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Army Recruiter Questions

An Army Recruiter acts to requesting people, usually adult males to join a military service voluntarily. Involuntary military recruitment is known as conscription. In many countries they have done away with conscription use in military recruiters to persuade people to join the service, many times at an early age. To make this process easy, the military has established recruiting commands. These units are only responsible or increasing the military enlistment. Read below where Military Lawyers have provided legal answers to specific army recruiter questions.

In the state of Arizona can an army recruiter record conversations that happen in the office without others knowing? Can the conversations be used when pursuing UCMJ actions?

In the state or Arizona recording is illegal if no party to the conversation knows they are being recorded. In the state of Arizona and this can vary from state to state, if someone in the conversation knows that the conversation is being recorded, and then it is not considered illegal. Also, with this being said, this can vary from state to state as well, if someone records something such as a phone call or conversation involving themselves and another person, even if the one is unaware of the records this is not considered illegal either in the state of Arizona. The state of Arizona and federal laws are quite the same in this sort of aspect, recording conversations is illegal in many other states unless everyone knows about the recording and has given consent. So, now with all of that being said if the recruiter that is doing the recording is present during the conversation then it will be considered legal in the Arizona. The Uniform Code of Military Justice (UCMJ) will look into the federal and state law on this certain case. If the recruiter is violating state or federal laws, then they can be prosecuted under Article 134, UCMJ takes in crimes in this section.

If someone was put in jail, but will be receiving one year probation will they be able to enlist in the army?

Being on probation and trying to recruit to the Army is going to be a tough ride. They should first talk to the court that will be issuing the probation to see if they can be released from that to allow them to enter into service. Many courts will allow this decision, but they first must ask for this. The Army will not allow someone to enter into the service that is still on probation. After they are released from probation, if they have a waiver for their RE3 code, they can use this waiver to apply. If the court decides not to release the probation, then they will have to wait until they are cleared in order to apply to enlist.

How can someone enlist in the army with only one kidney? Also, can the president intervene with this decision?

If they have already spoken with the Army recruiter and they have stated they cannot do this, then they should be using the medical directives as a basis for the rejection. They can ask the Army recruiter to be more specific on why they cannot enlist. If they went to Military Entrance Processing Station (MEPS) and they have also disqualified this person, then they will need to ask for the decision to go before the Army Command Surgeon for more review. The President should not intervene if the Army is using the directives as a basis for the denial to enlist.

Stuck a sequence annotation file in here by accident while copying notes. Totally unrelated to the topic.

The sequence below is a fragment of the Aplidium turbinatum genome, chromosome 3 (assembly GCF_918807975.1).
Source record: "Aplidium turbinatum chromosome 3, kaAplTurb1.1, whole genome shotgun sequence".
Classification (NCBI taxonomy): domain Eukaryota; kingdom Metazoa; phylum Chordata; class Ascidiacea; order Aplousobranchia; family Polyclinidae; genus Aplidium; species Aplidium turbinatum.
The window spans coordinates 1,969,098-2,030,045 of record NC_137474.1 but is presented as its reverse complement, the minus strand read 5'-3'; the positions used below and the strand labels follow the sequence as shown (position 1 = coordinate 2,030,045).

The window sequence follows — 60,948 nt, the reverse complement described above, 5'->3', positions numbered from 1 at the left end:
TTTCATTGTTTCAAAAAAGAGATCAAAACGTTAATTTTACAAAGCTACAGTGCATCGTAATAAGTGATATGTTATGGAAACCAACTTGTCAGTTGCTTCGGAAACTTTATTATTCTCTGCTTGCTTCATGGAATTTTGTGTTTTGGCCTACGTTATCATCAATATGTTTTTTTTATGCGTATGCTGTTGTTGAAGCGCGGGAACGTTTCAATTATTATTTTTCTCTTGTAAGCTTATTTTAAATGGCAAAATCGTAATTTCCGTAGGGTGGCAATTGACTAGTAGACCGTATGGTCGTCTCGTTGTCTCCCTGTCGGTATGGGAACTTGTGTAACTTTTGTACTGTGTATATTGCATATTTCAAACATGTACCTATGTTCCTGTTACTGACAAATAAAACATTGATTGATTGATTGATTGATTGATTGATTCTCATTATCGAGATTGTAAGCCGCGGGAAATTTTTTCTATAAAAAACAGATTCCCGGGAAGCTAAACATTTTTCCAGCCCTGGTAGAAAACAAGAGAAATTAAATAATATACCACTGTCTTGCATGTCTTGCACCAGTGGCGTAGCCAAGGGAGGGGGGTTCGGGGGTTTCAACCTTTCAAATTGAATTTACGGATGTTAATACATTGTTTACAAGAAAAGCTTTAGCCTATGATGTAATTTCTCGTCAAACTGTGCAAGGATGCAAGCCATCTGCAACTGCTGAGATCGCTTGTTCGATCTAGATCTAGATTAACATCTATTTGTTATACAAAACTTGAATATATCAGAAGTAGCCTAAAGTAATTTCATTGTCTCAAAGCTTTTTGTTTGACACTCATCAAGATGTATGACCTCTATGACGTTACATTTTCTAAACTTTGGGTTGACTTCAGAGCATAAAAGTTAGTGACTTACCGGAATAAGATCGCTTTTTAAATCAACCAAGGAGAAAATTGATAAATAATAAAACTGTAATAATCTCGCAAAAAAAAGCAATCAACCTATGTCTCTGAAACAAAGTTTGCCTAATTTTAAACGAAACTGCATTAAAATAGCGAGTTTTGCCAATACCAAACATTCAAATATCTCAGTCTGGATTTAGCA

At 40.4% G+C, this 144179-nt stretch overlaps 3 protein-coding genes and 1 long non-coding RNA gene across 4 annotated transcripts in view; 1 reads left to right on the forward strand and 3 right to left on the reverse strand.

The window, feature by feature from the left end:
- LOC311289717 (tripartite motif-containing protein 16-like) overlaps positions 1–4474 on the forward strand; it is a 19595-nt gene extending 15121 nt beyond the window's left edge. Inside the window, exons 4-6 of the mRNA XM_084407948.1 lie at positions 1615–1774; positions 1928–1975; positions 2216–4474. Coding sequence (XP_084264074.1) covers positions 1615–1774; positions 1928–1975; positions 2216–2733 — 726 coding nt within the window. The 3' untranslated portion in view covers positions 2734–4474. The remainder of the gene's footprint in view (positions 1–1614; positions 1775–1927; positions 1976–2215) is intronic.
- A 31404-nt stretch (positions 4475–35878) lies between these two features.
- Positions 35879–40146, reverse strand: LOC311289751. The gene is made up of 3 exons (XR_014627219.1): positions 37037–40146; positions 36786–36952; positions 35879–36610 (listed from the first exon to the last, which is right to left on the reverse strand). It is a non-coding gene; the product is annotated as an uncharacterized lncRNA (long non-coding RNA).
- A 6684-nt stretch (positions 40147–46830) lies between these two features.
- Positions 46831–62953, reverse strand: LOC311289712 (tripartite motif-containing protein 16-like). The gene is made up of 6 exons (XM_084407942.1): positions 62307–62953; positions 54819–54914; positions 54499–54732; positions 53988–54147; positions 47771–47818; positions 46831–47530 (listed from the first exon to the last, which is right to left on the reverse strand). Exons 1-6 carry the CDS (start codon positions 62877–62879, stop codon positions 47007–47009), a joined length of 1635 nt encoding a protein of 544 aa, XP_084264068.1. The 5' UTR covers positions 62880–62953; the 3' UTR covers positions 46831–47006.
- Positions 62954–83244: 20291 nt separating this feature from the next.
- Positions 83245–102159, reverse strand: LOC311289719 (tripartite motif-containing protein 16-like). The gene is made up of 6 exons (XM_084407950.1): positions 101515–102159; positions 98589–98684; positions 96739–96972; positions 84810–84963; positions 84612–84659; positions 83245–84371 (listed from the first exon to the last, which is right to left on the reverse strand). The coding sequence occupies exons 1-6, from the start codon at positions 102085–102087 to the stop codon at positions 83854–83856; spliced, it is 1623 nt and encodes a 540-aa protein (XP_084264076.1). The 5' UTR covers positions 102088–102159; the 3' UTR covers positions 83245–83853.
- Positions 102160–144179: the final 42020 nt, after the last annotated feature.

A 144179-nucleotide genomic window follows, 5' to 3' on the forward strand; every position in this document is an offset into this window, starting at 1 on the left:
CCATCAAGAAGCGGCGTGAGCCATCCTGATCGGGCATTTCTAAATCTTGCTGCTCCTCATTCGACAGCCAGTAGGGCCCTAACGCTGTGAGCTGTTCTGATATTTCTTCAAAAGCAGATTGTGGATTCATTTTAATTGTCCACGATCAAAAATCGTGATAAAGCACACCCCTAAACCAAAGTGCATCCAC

If someone’s 22 year old daughter was pressured by an army recruiter to enlist into the national guard as a medic what are their obligations to stay their full term, if their mother still provides for all of their needs?

Since she has enlisted, she must obey and show up until her term is over. If she does not, she then can be prosecuted under martial law. Even though her parents still provide for her, she is not considered a minor anymore, and will be believed in court as to making her own decisions. For more information regarding to the army requirements a person could contact Military Experts.

In the state of Texas if someone was charged with a class A misdemeanor for theft under $50, and then has a clean record, can they still enlist in the army?

If this is their first offense, they could be a good applicant for what is called deferred adjudication in Texas. Deferred adjudication is a type of probation that does not go on a person criminal record as a conviction. The probationary period normally consists of community hours, a couple of self improvement classes, drug tests, etc. The length of this probation will vary depending on the charge and what has been working out with the defense. The def. adj. will go on their record, but will not show up as a conviction once they have completed the classes, it will then be wiped away from their records with a Motion for Expundgement or Motion for Sealing of Record. The Army recruiter will most likely provide them with a waiver for this leading into the resolution of this since it is just a minor misdemeanor.

In many cases an Army recruiter lies in order to persuade more people into joining the service, most of the time is younger people that don’t quite understand what they are signing onto. Contact the Legal Experts where you can receive fast and affordable answers and insight regarding army reserve recruiters and the national guard recruiters.
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